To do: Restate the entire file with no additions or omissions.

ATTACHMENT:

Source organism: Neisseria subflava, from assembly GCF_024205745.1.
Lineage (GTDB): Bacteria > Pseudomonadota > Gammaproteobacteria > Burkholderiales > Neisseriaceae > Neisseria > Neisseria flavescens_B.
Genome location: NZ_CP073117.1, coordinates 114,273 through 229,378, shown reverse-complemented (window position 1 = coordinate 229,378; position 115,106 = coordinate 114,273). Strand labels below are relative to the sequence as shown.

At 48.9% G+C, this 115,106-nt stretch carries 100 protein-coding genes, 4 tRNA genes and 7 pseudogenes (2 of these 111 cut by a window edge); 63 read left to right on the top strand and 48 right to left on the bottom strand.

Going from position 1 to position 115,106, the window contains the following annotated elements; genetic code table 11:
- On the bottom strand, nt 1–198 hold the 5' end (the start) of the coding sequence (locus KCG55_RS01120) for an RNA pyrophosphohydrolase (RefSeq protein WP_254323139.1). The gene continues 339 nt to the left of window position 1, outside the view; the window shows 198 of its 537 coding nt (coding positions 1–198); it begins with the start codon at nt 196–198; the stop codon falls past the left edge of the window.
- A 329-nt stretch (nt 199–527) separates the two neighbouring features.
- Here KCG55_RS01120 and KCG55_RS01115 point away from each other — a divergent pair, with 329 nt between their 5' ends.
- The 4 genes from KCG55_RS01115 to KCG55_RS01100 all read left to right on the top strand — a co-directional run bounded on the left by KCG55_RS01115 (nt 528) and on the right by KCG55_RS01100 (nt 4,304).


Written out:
Source organism: Neisseria subflava, from assembly GCF_024205745.1.
Lineage (GTDB): Bacteria > Pseudomonadota > Gammaproteobacteria > Burkholderiales > Neisseriaceae > Neisseria > Neisseria flavescens_B.
Genome location: NZ_CP073117.1, coordinates 114,273 through 229,378, shown reverse-complemented (window position 1 = coordinate 229,378; position 115,106 = coordinate 114,273). Strand labels below are relative to the sequence as shown.

At 48.9% G+C, this 115,106-nt stretch carries 100 protein-coding genes, 4 tRNA genes and 7 pseudogenes (2 of these 111 cut by a window edge); 63 read left to right on the top strand and 48 right to left on the bottom strand.

Going from position 1 to position 115,106, the window contains the following annotated elements; genetic code table 11:
- On the bottom strand, nt 1–198 hold the 5' end (the start) of the coding sequence (locus KCG55_RS01120) for an RNA pyrophosphohydrolase (RefSeq protein WP_254323139.1). The gene continues 339 nt to the left of window position 1, outside the view; the window shows 198 of its 537 coding nt (coding positions 1–198); it begins with the start codon at nt 196–198; the stop codon falls past the left edge of the window.
- A 329-nt stretch (nt 199–527) separates the two neighbouring features.
- Here KCG55_RS01120 and KCG55_RS01115 point away from each other — a divergent pair, with 329 nt between their 5' ends.
- The 4 genes from KCG55_RS01115 to KCG55_RS01100 all read left to right on the top strand — a co-directional run bounded on the left by KCG55_RS01115 (nt 528) and on the right by KCG55_RS01100 (nt 4,304).